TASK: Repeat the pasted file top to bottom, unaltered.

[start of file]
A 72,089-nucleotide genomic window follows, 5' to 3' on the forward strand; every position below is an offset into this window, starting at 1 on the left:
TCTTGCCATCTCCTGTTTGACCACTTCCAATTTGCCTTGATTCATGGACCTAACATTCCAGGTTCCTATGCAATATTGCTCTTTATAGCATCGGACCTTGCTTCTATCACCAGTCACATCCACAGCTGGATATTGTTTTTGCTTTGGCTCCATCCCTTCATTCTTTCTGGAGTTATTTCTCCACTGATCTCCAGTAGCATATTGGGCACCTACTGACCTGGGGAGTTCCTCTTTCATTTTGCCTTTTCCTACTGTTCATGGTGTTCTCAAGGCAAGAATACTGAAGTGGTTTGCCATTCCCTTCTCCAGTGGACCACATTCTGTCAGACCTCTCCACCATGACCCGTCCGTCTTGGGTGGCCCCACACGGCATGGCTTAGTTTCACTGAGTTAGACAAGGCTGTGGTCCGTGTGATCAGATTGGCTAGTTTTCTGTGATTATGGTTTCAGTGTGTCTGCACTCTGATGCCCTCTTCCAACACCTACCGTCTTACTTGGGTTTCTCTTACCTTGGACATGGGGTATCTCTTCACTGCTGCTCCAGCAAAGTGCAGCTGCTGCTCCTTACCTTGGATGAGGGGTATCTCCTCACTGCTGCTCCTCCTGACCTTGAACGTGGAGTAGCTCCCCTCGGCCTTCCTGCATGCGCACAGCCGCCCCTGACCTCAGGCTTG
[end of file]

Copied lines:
A 72,089-nucleotide genomic window follows, 5' to 3' on the forward strand; every position below is an offset into this window, starting at 1 on the left:
TCTTGCCATCTCCTGTTTGACCACTTCCAATTTGCCTTGATTCATGGACCTAACATTCCAGGTTCCTATGCAATATTGCTCTTTATAGCATCGGACCTTGCTTCTATCACCAGTCACATCCACAGCTGGATATTGTTTTTGCTTTGGCTCCATCCCTTCATTCTTTCTGGAGTTATTTCTCCACTGATCTCCAGTAGCATATTGGGCACCTACTGACCTGGGGAGTTCCTCTTTCATTTTGCCTTTTCCTACTGTTCATGGTGTTCTCAAGGCAAGAATACTGAAGTGGTTTGCCATTCCCTTCTCCAGTGGACCACATTCTGTCAGACCTCTCCACCATGACCCGTCCGTCTTGGGTGGCCCCACACGGCATGGCTTAGTTTCACTGAGTTAGACAAGGCTGTGGTCCGTGTGATCAGATTGGCTAGTTTTCTGTGATTATGGTTTCAGTGTGTCTGCACTCTGATGCCCTCTTCCAACACCTACCGTCTTACTTGGGTTTCTCTTACCTTGGACATGGGGTATCTCTTCACTGCTGCTCCAGCAAAGTGCAGCTGCTGCTCCTTACCTTGGATGAGGGGTATCTCCTCACTGCTGCTCCTCCTGACCTTGAACGTGGAGTAGCTCCCCTCGGCCTTCCTGCATGCGCACAGCCGCCCCTGACCTCAGGCTTG